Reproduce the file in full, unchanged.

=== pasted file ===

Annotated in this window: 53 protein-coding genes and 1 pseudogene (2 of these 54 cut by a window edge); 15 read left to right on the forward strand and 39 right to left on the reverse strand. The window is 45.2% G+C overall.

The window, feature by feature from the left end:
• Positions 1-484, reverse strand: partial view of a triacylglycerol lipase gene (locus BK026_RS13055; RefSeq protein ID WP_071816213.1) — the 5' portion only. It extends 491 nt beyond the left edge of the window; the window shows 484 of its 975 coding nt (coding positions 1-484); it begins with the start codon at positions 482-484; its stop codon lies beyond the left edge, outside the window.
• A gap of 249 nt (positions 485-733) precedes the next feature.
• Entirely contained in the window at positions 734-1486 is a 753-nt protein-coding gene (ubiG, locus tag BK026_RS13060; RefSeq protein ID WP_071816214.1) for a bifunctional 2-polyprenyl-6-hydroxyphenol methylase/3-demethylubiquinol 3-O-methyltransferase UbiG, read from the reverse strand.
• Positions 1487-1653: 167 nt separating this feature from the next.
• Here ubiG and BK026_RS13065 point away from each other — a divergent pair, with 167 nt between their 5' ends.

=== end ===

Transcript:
Annotated in this window: 53 protein-coding genes and 1 pseudogene (2 of these 54 cut by a window edge); 15 read left to right on the forward strand and 39 right to left on the reverse strand. The window is 45.2% G+C overall.

The window, feature by feature from the left end:
• Positions 1-484, reverse strand: partial view of a triacylglycerol lipase gene (locus BK026_RS13055; RefSeq protein ID WP_071816213.1) — the 5' portion only. It extends 491 nt beyond the left edge of the window; the window shows 484 of its 975 coding nt (coding positions 1-484); it begins with the start codon at positions 482-484; its stop codon lies beyond the left edge, outside the window.
• A gap of 249 nt (positions 485-733) precedes the next feature.
• Entirely contained in the window at positions 734-1486 is a 753-nt protein-coding gene (ubiG, locus tag BK026_RS13060; RefSeq protein ID WP_071816214.1) for a bifunctional 2-polyprenyl-6-hydroxyphenol methylase/3-demethylubiquinol 3-O-methyltransferase UbiG, read from the reverse strand.
• Positions 1487-1653: 167 nt separating this feature from the next.
• Here ubiG and BK026_RS13065 point away from each other — a divergent pair, with 167 nt between their 5' ends.